Tony Oursler
The Influence Machine 2000

Artwork details

Artist
Tony Oursler born 1957
Title
The Influence Machine
Date 2000
Medium Video, multiple projections, sound and smoke
Dimensions Overall display dimensions variable
Collection
Tate
Acquisition Presented by the artist and Artangel 2012. The Artangel Collection at Tate
Reference
T13860
Not on display

Summary

The Influence Machine is a multimedia installation which is staged outdoors. The work is comprised of seven video projections, each with its own audio track. The videos are projected onto a building and the trees that surround it. In addition, smoke machines are used to create a mass of smoke, onto which a video of a medium is projected. This medium speaks a garbled set of sentences in which it attempts to contact the technological pioneers Edward Gaspard Robertson and John Logie Baird. The other video projections include a talking light, a chorus singing and a technician’s hand. A further video projects intimate and cryptic texts vertically along the trunk of a tree, while the audio channels include sections of radio feedback and the sound of Morse code being transmitted. The installation fuses the work with the urban environment in which it is staged, spilling out into the city as the smoke diffuses. These deliberately blurred parameters encourage the viewer to move through the work, experiencing its different elements, and encountering the built environment in a different way.

Made in 2000 and first staged in New York’s Madison Square Park and London’s Soho Square, The Influence Machine was Oursler’s first outdoor video installation and included a specially commissioned score by experimental composer Tony Conrad. Inspired in its form by son-et-lumiere animations of historic sights and historical phantasmagoria, Oursler’s work explores the moment immediately after an invention in which the use of a given technology has not yet been codified by society. The Influence Machine also examines the psychological effects of what Oursler calls ‘mimetic’ technology. As he has explained:

I borrowed the term ‘mimetic’ from pharmacology, where it is used to describe that class of drugs which mimics psychological states or provokes heightened states of consciousness. In the same way, or perhaps even more effectively, technology creates a dream space that mimics reality.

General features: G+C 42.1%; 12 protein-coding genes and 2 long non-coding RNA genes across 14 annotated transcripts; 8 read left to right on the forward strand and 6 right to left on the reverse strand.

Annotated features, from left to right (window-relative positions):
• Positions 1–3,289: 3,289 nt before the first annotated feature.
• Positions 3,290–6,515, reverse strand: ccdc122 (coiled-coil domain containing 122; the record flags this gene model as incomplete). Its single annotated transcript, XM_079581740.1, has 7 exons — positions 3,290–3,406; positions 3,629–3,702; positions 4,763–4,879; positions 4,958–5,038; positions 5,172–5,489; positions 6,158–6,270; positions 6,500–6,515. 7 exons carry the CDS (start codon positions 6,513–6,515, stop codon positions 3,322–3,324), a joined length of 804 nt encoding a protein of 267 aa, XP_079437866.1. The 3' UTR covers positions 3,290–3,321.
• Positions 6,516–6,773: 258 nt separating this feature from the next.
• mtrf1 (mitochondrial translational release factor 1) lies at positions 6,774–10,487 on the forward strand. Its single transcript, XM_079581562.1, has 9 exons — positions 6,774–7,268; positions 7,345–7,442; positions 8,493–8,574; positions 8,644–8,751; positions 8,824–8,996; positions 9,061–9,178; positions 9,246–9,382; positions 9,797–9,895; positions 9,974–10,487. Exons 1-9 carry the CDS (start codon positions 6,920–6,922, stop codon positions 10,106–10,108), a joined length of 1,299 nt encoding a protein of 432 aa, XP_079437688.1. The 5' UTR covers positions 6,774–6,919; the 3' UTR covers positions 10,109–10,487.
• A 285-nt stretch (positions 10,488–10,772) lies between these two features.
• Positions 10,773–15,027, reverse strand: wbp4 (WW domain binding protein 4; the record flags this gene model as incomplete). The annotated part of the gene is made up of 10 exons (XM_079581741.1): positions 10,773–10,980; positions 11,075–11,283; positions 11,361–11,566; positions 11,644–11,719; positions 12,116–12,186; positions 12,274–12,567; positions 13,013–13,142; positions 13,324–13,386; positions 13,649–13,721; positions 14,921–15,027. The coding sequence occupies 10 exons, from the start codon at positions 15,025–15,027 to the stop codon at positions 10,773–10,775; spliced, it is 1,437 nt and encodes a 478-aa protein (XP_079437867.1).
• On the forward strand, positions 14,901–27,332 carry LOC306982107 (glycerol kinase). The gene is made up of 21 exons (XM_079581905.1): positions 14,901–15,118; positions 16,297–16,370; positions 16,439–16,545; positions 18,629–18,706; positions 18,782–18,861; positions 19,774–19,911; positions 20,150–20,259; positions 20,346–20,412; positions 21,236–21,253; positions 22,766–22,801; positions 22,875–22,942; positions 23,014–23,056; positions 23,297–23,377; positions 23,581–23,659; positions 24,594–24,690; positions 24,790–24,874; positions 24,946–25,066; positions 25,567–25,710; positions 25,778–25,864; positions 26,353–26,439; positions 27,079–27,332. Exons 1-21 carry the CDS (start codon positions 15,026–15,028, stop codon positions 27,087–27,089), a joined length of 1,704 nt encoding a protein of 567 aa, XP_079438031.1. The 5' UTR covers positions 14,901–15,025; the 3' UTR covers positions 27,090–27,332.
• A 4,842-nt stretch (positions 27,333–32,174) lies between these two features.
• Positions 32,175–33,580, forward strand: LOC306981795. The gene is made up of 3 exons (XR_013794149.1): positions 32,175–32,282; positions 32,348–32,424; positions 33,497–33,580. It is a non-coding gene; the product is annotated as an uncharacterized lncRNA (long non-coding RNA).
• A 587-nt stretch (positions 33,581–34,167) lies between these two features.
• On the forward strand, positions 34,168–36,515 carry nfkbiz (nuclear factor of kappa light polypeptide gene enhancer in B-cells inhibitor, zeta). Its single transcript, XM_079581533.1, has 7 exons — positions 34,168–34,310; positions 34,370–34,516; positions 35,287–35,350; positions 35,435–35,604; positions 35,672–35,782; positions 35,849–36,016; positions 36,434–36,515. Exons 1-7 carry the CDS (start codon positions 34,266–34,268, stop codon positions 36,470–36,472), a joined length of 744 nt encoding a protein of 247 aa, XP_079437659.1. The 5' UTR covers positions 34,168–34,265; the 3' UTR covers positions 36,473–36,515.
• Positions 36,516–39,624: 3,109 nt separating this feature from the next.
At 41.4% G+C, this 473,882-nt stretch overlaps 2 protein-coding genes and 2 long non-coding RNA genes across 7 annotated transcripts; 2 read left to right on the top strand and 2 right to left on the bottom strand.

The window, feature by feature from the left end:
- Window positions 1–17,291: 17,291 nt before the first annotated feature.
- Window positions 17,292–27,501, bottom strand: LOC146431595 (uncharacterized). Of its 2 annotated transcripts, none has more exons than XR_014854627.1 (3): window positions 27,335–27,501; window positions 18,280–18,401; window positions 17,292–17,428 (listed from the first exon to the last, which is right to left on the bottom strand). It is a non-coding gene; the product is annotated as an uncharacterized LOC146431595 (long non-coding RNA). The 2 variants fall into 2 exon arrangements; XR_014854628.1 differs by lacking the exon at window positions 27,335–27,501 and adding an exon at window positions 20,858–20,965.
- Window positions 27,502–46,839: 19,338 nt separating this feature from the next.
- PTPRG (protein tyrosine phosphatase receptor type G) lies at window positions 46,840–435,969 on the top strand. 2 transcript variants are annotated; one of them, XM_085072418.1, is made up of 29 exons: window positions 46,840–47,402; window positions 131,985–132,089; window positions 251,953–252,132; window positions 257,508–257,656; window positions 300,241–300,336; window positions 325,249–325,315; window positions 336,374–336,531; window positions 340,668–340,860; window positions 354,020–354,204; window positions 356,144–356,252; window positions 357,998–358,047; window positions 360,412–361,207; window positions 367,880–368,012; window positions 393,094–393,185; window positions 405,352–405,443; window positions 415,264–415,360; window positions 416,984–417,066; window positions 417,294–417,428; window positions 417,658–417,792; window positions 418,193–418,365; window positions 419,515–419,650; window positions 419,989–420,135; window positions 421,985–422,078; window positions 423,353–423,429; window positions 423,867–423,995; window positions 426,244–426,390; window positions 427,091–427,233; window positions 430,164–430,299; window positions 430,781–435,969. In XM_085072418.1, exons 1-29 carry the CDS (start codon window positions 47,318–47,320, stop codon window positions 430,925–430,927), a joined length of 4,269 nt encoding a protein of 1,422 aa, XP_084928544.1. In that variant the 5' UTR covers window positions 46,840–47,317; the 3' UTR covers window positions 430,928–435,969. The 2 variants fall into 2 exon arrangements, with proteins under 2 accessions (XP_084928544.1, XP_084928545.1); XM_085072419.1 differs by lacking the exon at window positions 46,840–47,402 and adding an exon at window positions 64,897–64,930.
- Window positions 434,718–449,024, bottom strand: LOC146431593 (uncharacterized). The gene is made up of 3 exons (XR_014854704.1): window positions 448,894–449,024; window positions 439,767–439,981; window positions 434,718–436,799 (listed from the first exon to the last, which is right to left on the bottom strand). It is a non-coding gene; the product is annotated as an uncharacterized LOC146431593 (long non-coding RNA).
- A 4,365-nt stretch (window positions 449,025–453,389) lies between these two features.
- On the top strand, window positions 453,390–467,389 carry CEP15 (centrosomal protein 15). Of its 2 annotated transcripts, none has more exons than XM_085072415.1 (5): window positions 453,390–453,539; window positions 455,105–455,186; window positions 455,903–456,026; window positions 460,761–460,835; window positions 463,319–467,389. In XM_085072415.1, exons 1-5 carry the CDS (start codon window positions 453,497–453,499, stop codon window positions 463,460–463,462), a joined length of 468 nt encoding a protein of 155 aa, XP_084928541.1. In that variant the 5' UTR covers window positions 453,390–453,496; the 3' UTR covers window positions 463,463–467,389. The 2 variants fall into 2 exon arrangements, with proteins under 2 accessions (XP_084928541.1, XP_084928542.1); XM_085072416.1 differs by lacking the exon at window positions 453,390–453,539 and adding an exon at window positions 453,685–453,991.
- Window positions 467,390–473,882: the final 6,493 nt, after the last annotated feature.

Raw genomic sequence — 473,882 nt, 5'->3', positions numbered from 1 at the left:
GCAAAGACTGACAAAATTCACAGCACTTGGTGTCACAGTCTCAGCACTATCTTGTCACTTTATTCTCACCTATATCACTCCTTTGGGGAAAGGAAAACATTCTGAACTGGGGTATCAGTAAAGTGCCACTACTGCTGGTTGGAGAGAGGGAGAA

(Quoted in Artangel 2000, p.56.)

The technological inventions explored in The Influence Machine range from discoveries made in the eighteenth century to those made in the twenty-first. The work derives its title from one of the earliest inventions referenced: Francis Hauksbee’s 1706 ‘Influencing Machine’ in which a hand-crank would spin a glass vacuum glove half full of air. This created a mysterious luminosity that had no practical application, but became popular as people associated it with talismanic powers. The work is also named The Influence Machine after a psychological condition of the same name identified by psychoanalyst Viktor Tausk in 1919, in which the patient sees their body as an ever changing machine.

The Influence Machine also explores the viewer’s interaction with contemporary inventions. The audio for the talking light video channel is connected to a dedicated website, on which people can feed messages. In the Soho Square presentation this resulted in ‘declarations of love, imperatives, hellos, laments. Some kids typed in their messages then came to the park to hear it broadcast’ (quoted in Artangel 2000, p.60). In this way, the viewer of the work becomes further immersed in the machine of the installation.

Oursler has been interested in unconscious influence since early in his practice. This is apparent in other works by the artist in Tate’s collection, such as the installations Autochthonous AAAAHHHH 1995 (Tate T07056) and The Most Beautiful Thing I’ve Never Seen 1995 (Tate T06989). As the writer Marina Warner observed, Oursler’s creation of large-scale immersive environments absorbs the viewer and reveals the influences to which they are unwittingly subjected:

Oursler isn’t claiming to be a magus. He’s a child of the Seventies, of the television age, the same age as systems such as cable and satellite and the web. The polyphonic aural universe fascinates Oursler ... In his art, he listens in and collects evidence of the senses in the altered conditions of consciousness that now prevail.
(Marina Warner ‘“Ourself Behind Ourself”: Ethereal Whispers from the Dark Side’, in Artangel 2000, p.72.)

Further reading
Tony Oursler: The Influence Machine, exhibition catalogue, Artangel, London 2000.
James Lingwood and Michael Morris (eds.), Off Limits: 40 Artangel Projects, London 2002.
Denis Gielen (ed.) Tony Oursler/Vox Vernacular, New Haven 2014.

Phoebe James
March 2016

About this artwork